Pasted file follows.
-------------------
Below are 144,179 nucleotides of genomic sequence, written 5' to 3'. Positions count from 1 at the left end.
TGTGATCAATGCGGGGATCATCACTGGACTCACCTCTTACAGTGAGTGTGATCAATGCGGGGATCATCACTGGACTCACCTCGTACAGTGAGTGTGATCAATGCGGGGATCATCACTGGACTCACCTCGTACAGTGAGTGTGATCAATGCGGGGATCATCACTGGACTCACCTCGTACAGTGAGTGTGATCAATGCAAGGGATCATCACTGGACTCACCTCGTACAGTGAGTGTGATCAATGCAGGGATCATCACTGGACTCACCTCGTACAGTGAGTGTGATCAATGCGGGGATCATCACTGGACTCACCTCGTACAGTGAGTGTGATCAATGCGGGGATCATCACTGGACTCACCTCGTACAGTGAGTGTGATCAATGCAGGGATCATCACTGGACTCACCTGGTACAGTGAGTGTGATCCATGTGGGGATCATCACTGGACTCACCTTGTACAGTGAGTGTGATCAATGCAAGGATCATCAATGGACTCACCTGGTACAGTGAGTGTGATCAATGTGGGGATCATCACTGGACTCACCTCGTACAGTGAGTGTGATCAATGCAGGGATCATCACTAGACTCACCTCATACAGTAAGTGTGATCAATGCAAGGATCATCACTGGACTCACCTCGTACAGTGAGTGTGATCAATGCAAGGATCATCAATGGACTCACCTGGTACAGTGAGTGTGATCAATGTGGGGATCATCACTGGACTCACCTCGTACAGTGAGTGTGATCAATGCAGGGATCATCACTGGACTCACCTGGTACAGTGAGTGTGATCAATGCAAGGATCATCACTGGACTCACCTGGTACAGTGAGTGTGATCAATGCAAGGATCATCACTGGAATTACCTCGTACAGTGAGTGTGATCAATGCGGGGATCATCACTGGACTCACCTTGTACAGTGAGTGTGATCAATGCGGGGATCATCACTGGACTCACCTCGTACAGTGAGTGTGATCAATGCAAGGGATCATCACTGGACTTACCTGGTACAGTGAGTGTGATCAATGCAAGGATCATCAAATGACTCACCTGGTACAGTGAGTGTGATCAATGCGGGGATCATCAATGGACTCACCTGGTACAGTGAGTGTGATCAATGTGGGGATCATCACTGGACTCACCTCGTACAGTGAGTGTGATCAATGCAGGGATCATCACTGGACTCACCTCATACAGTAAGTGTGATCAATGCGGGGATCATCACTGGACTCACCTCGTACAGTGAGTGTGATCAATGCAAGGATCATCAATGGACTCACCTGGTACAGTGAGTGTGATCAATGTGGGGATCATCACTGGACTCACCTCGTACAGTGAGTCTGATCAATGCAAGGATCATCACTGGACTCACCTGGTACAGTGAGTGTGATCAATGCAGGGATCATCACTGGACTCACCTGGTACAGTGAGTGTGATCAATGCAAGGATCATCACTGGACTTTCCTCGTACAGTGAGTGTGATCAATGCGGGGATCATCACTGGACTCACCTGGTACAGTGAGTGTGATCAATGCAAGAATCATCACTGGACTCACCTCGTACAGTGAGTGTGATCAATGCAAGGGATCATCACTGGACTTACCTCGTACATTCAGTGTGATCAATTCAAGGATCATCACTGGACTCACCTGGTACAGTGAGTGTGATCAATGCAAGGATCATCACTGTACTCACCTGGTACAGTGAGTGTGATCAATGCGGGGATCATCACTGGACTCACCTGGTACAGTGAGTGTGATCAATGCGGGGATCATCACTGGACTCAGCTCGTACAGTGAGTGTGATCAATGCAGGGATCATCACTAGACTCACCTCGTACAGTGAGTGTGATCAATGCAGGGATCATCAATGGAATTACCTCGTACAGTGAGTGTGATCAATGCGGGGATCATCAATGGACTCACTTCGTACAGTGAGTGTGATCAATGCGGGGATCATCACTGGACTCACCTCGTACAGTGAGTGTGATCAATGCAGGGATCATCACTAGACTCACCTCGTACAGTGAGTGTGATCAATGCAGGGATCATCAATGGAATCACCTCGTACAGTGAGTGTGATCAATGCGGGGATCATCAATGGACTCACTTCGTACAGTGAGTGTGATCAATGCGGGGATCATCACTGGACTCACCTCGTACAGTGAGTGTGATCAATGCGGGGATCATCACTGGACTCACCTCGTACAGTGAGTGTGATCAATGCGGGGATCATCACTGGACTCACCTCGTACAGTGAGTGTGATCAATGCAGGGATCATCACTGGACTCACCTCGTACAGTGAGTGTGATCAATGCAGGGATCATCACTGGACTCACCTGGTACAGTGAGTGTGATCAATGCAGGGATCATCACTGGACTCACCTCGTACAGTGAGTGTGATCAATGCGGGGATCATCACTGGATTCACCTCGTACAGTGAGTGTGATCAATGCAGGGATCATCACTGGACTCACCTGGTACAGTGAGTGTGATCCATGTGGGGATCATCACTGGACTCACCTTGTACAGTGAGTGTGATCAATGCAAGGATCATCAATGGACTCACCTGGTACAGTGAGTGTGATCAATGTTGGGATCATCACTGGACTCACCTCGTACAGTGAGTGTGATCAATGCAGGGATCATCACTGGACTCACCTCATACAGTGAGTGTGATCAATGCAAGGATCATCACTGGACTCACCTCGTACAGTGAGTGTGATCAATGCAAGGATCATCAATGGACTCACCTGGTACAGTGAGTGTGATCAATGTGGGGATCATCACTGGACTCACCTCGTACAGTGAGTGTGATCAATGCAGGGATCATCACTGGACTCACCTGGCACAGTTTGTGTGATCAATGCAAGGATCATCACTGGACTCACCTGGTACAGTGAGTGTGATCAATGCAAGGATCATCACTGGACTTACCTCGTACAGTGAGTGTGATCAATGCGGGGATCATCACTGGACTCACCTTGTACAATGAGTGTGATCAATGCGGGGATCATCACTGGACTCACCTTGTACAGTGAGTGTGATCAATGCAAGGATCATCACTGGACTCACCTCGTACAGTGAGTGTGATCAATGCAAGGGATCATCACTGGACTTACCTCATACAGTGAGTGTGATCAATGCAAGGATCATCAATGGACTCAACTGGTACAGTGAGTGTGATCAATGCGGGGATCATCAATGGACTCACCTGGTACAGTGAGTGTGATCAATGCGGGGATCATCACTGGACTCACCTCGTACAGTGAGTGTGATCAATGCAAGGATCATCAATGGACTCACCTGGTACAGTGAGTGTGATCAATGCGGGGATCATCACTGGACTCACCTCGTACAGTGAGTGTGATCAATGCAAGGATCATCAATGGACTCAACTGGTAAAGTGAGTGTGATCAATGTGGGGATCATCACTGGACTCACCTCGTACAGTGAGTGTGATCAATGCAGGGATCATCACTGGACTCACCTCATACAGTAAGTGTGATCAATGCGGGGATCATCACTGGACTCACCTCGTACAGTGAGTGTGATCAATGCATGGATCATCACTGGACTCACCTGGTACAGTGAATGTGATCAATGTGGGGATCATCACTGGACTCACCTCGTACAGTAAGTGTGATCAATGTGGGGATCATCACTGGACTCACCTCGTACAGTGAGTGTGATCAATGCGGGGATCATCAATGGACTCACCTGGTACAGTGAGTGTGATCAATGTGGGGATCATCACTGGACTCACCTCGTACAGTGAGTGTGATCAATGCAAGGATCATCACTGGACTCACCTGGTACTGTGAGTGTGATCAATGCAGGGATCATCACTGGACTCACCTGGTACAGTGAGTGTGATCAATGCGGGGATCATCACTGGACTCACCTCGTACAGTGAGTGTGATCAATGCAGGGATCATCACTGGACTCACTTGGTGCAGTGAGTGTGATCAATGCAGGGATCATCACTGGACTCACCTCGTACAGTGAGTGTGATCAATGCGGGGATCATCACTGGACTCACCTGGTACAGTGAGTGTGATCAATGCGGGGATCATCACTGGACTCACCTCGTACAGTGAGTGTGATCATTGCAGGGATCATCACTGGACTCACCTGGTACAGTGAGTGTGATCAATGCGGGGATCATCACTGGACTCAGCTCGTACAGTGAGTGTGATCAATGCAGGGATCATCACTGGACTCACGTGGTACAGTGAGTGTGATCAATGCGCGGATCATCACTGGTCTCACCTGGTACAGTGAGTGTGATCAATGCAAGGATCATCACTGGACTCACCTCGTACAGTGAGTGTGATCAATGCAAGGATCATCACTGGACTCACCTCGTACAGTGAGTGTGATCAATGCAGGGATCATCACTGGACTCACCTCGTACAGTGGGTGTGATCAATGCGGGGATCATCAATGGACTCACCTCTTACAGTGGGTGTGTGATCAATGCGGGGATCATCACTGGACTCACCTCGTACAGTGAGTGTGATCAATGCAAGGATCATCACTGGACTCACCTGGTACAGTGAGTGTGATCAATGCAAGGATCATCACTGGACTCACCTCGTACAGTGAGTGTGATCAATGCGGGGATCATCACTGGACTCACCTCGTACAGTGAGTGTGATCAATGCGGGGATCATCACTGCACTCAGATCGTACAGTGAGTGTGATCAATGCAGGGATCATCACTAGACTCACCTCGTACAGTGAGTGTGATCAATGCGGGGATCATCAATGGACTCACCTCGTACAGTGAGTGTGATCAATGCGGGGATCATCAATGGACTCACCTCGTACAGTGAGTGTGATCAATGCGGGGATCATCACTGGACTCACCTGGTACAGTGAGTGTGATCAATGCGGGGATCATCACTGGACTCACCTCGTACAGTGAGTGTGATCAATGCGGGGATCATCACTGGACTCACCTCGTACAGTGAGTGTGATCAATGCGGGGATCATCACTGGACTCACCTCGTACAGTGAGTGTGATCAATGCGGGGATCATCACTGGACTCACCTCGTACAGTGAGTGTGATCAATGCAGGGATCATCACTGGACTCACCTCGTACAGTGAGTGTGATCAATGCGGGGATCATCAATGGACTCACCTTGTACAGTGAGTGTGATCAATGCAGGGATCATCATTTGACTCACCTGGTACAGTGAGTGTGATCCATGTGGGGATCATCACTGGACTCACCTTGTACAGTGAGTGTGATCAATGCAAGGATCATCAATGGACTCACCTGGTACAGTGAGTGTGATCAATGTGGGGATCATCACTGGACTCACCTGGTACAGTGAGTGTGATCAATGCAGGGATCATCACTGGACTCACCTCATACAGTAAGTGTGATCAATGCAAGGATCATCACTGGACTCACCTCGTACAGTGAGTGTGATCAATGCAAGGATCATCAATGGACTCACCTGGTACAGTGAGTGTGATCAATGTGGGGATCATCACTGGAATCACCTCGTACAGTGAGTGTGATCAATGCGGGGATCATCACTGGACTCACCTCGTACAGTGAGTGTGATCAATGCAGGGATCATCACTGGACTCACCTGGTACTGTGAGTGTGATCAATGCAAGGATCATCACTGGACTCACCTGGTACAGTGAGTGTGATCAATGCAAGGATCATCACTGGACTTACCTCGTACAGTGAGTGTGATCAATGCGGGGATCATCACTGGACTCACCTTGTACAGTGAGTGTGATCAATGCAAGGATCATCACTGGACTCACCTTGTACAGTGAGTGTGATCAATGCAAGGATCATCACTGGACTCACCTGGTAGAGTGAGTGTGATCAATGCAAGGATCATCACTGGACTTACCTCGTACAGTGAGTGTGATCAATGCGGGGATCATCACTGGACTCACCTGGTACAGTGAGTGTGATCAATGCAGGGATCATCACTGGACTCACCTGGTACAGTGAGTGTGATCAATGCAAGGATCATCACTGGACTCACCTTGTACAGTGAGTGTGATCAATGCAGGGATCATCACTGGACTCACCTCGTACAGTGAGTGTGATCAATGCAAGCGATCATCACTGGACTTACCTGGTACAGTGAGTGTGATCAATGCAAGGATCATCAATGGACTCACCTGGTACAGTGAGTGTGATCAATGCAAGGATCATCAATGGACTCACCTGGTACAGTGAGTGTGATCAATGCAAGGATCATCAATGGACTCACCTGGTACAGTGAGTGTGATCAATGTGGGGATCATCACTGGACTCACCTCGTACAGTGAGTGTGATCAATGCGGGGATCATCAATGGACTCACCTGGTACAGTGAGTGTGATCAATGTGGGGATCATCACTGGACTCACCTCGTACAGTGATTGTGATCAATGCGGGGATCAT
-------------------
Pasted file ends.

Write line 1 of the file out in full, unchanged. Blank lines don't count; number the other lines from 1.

Below are 144,179 nucleotides of genomic sequence, written 5' to 3'. Positions count from 1 at the left end.